The Christian World Association, with a base in Charleston, South Carolina, is currently involved in litigation over two Ethiopian sisters. It has been reported that their father sold the siblings to CWA. However, the two sisters said they believed they were coming to the United States for an education, not to have a new family.
The CWA specializes in adoptions from Ethiopia, Russia, Ukraine, China, and Bulgaria and has been doing so since 1991.
However, the CWA has posted a response on their website that suggests original reports by CBS news were intentionally sensationalized and left out important facts that proved CWA had done nothing wrong. Below is the CWS response:
It was with great disappointment that CWA was made aware of the various criticisms expressed by the Bradshaws to CBS news. In an effort to address each of these allegations, CWA agreed to an in-depth interview with CBS reporter Armen Keteyian. During the course of this interview, lasting well over an hour, CBS was provided facts and documents which discredit the allegations made against CWA. Instead of allowing its viewers to consider the position of both parties, CBS chose to exclude every piece of information provided by CWA during its lengthy interview.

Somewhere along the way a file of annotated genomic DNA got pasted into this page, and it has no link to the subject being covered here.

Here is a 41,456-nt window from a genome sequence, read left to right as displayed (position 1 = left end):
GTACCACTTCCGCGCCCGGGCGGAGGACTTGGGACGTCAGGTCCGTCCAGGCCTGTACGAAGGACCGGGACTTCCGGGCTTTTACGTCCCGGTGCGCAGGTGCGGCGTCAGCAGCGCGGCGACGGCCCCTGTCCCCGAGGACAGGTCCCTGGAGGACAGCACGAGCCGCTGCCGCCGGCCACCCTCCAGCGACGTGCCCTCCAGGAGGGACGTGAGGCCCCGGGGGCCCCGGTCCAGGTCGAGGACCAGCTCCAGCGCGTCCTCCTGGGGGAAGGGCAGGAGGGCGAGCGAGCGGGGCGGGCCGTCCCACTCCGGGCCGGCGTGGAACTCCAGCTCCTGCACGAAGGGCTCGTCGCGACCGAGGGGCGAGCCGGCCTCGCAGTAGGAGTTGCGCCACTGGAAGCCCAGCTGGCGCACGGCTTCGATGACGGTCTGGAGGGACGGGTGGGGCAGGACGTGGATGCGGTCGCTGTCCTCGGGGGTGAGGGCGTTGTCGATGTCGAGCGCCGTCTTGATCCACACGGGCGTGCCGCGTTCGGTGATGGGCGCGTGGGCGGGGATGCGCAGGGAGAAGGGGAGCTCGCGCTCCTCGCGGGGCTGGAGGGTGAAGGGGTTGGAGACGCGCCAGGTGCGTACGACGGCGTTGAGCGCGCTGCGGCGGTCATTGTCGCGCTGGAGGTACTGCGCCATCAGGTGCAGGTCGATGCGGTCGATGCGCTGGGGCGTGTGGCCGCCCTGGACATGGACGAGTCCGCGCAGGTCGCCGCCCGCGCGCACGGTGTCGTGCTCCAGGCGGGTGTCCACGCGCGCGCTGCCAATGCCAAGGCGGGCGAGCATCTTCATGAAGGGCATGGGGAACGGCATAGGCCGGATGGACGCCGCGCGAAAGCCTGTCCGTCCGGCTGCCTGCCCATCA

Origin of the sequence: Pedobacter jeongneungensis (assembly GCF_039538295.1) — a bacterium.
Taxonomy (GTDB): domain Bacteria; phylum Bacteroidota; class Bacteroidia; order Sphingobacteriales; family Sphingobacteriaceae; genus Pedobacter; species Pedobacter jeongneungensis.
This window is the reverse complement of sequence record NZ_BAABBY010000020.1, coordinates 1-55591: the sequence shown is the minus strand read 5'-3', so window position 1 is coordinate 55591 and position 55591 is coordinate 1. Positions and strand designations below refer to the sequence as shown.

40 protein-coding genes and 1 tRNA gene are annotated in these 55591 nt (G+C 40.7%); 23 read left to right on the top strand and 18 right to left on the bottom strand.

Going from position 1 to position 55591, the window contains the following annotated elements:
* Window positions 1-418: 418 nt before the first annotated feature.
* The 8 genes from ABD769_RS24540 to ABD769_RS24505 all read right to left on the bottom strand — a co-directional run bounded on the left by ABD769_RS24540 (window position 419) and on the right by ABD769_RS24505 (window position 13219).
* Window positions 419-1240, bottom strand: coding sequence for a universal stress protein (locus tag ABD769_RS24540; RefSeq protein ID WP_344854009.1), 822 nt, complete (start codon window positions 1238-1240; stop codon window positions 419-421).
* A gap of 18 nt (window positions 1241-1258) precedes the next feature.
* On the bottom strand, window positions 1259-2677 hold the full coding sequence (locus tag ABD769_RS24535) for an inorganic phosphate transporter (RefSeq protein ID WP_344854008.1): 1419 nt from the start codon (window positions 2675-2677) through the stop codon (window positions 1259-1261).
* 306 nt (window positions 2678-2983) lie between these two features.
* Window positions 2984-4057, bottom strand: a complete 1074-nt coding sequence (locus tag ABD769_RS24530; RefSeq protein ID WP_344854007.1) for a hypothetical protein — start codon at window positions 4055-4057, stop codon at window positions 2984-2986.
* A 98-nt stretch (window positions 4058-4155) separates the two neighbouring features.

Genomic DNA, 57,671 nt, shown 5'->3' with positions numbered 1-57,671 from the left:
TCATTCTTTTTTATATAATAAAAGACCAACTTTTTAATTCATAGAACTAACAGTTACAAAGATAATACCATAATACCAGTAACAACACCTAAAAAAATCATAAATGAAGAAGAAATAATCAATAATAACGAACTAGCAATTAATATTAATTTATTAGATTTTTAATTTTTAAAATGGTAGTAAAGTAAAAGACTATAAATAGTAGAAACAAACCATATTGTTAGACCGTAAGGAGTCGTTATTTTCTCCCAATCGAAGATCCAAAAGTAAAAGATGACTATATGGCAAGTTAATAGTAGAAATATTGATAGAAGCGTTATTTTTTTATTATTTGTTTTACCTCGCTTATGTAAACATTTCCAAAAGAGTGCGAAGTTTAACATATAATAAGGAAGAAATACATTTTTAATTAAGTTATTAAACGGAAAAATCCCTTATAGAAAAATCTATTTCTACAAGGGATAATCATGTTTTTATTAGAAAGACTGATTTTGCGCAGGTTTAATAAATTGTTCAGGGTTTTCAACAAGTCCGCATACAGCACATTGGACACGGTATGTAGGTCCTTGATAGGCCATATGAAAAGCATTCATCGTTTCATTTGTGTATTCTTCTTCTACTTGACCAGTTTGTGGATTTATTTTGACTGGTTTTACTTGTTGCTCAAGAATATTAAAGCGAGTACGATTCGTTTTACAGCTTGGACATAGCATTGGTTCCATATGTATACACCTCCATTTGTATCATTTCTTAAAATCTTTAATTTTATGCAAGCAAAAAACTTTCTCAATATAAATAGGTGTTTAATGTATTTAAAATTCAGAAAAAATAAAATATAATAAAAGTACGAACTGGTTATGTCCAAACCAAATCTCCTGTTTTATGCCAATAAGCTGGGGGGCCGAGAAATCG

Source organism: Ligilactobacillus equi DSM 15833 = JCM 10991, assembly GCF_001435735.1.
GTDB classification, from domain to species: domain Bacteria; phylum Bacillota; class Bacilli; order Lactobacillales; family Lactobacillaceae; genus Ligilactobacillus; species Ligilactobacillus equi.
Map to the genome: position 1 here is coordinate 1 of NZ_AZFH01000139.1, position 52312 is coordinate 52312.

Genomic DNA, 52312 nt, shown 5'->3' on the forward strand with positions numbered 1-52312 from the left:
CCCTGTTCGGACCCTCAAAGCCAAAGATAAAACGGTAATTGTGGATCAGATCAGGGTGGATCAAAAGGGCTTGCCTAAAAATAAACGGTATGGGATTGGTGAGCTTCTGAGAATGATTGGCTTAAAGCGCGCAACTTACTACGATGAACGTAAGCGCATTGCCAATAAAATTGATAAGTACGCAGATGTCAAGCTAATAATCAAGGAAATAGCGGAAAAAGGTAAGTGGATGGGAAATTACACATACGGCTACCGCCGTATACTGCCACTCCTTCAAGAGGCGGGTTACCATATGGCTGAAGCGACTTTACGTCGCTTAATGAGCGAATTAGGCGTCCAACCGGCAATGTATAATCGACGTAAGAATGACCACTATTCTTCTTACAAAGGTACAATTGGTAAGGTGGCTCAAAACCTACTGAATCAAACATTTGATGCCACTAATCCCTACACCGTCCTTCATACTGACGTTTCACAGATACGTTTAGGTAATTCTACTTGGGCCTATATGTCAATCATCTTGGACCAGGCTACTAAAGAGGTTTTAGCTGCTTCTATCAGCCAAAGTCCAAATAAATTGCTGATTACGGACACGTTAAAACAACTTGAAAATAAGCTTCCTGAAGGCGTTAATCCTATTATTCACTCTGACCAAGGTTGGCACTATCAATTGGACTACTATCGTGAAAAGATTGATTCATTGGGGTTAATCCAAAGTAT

Sadly, the appearance is that CBS is more interested in the sensational than the factual.
The truth is that CWA does not and has never given compensation of any kind to influence a parent to surrender a child for adoption. CBS was made aware that CWA workers had no contact with the parent in this video who allegedly “sold” his daughters. And, by virtue of the process in Ethiopia, CWA seldom has any contact whatsoever with relinquishing parents. An accurate understanding of the adoption process (as was provided CBS) bears this out: